As a high school student in Tunica, Miss., Arielle Hudson remembers reading state history textbooks in her Mississippi studies class that cited states’ rights as the Civil War’s only cause.

“There was no mention of slavery anywhere,” said Hudson, who is Black and attended public school in a district that is more than 95 percent Black, in a northwestern Mississippi county whose education system remains largely segregated.

To the 25-year-old law student, who as a University of Mississippi undergraduate fought successfully in 2020 to remove a Confederate statue from a prominent campus spot, these textbooks glorified “Lost Cause” mythology — the false idea that the Confederacy had a heroic mission in the Civil War unrelated to preserving slavery.

This mythology, she said, is part of what has preserved Mississippi’s celebration of King-Lee Day.

King was born on Jan. 15, 1929; Lee was born on Jan. 19, 1807.

“… it is a practical way to celebrate two individuals’ lives who are important in the Deep South.”
—John Giggie, University of Alabama

Supporters of the joint recognition “usually argue that it is a practical way to celebrate two individuals’ lives who are important in the Deep South,” said John Giggie, an associate history professor and director of the Summersell Center for the Study of the South at the University of Alabama.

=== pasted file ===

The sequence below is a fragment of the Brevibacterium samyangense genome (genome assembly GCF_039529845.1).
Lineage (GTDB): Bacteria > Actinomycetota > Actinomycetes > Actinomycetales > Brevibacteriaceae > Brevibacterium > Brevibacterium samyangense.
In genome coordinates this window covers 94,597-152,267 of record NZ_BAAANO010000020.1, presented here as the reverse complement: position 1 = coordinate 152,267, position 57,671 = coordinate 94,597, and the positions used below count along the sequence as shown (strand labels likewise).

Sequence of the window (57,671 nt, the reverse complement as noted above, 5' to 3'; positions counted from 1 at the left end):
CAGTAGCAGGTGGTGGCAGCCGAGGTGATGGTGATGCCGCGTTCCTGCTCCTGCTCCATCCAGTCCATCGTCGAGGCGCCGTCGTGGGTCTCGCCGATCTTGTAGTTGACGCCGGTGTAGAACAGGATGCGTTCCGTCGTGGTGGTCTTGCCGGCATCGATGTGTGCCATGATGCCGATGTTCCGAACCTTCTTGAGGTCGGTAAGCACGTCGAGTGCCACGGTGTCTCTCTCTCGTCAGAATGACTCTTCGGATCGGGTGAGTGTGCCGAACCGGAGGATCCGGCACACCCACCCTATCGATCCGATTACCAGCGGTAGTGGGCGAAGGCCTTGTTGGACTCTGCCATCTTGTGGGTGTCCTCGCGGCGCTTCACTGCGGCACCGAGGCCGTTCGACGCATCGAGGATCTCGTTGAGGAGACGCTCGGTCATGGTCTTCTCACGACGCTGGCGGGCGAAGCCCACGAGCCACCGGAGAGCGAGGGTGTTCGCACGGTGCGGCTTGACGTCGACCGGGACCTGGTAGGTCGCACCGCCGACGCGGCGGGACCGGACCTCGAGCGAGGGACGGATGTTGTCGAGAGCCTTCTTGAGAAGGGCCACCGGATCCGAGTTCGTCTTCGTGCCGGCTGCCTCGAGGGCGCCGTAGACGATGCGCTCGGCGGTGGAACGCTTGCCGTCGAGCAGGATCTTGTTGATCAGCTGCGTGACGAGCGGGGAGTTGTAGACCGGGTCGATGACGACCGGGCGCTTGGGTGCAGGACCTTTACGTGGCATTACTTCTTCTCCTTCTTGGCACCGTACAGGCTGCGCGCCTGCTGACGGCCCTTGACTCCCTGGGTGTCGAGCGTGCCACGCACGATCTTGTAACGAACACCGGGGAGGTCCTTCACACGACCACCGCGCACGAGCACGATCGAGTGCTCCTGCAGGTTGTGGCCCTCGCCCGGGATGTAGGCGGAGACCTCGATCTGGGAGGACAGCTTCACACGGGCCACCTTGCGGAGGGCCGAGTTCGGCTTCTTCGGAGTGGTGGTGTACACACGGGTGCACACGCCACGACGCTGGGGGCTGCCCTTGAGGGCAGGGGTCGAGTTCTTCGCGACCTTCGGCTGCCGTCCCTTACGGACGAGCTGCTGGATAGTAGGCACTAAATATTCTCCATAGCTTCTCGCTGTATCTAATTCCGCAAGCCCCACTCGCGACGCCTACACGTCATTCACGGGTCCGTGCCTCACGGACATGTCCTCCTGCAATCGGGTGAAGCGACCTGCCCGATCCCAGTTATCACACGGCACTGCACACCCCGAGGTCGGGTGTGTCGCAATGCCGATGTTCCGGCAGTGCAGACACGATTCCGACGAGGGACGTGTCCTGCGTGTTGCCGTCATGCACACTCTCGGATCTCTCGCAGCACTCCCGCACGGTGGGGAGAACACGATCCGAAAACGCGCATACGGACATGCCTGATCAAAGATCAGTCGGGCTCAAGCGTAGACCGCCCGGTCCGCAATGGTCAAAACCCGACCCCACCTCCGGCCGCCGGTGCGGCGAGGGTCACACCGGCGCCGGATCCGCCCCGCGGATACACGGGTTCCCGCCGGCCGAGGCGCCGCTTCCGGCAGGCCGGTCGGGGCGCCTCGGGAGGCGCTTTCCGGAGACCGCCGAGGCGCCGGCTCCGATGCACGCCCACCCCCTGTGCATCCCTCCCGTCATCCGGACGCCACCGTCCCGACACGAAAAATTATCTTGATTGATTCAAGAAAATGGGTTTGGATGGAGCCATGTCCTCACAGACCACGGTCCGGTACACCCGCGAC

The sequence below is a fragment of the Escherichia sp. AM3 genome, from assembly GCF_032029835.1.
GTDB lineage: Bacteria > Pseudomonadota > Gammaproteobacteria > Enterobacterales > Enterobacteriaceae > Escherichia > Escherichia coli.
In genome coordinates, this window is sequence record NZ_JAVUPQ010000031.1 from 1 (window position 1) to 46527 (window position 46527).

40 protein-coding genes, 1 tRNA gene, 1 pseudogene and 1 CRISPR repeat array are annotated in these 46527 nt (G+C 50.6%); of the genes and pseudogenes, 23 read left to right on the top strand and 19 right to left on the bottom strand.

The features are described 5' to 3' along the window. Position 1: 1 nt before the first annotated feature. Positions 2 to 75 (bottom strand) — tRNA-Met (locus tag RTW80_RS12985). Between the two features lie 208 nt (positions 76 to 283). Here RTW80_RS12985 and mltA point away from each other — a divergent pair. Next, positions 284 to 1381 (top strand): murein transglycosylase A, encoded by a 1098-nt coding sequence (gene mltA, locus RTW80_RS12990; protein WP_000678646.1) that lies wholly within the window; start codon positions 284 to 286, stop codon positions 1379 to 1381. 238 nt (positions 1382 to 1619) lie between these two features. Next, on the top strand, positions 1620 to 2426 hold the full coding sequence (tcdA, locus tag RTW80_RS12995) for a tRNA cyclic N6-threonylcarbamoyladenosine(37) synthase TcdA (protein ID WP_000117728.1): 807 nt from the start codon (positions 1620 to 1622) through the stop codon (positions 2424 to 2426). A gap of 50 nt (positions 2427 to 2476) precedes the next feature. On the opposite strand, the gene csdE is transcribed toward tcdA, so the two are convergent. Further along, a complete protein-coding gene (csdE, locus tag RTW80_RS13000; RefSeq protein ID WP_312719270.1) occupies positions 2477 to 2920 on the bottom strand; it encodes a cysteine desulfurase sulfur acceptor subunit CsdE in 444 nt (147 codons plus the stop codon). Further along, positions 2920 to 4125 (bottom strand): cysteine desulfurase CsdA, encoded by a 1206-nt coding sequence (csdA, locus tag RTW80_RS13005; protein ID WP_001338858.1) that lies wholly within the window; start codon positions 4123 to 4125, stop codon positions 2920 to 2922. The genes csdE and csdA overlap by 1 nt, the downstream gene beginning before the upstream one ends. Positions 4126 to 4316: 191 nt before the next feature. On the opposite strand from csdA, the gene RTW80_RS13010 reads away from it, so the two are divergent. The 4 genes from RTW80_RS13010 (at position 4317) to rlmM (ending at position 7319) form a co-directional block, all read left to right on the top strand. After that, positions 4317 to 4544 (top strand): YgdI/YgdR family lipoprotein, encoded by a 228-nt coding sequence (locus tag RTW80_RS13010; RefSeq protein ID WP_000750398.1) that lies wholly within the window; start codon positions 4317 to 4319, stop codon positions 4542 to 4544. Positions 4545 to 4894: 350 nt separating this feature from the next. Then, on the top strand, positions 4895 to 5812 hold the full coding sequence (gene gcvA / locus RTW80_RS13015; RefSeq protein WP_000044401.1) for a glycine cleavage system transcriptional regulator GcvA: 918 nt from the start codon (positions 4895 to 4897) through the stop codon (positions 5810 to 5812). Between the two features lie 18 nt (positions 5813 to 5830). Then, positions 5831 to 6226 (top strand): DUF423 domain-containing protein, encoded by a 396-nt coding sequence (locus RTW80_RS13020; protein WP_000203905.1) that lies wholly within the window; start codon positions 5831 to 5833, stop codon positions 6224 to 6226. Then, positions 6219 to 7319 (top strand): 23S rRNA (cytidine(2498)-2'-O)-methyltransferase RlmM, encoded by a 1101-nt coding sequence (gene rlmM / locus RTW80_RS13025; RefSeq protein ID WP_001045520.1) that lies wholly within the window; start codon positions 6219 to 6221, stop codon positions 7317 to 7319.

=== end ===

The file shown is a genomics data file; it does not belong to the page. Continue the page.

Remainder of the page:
“The whole purpose of the Civil War was to say that there were two different visions of this country and they were incompatible. What King represented was an effort to heal that breach.”
—Clayborne Carson, Stanford University

“The whole purpose of the Civil War was to say that there were two different visions of this country and they were incompatible,” said Clayborne Carson, the Martin Luther King, Jr. centennial professor emeritus of history at Stanford University. “What King represented was an effort to heal that breach.”

Some states have separated their recognition of King from their recognition of Lee and other Confederate leaders.


Florida honors King on MLK Day but also marks Lee’s birthday on Jan. 19 and Confederate Memorial Day on April 26 as holidays, according to its state laws.

North Carolina also marks … [ keep reading on The Washington Post ]

Continue Reading